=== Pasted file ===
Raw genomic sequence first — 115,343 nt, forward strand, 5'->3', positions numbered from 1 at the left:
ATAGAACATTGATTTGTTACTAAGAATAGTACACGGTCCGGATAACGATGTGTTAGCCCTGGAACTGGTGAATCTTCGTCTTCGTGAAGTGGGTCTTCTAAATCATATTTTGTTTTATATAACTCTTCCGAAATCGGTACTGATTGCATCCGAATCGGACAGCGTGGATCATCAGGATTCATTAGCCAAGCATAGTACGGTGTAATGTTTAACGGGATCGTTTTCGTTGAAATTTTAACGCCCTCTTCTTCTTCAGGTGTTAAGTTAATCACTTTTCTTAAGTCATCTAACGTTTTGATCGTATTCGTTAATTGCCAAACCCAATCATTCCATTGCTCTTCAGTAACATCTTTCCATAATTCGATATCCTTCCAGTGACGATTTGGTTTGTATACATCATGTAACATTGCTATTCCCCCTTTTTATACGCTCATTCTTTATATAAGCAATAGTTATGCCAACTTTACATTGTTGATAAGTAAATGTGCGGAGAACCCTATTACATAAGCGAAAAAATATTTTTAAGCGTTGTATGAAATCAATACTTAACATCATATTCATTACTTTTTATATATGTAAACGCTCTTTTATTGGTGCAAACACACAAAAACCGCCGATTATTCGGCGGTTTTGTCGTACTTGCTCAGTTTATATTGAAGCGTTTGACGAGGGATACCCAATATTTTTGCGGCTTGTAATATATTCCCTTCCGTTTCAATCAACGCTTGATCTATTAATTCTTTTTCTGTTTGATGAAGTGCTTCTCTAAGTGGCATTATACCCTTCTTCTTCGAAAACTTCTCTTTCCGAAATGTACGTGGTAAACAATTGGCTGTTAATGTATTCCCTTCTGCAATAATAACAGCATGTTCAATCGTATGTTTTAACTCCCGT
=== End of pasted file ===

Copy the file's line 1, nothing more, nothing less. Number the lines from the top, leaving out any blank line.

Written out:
Raw genomic sequence first — 115,343 nt, forward strand, 5'->3', positions numbered from 1 at the left: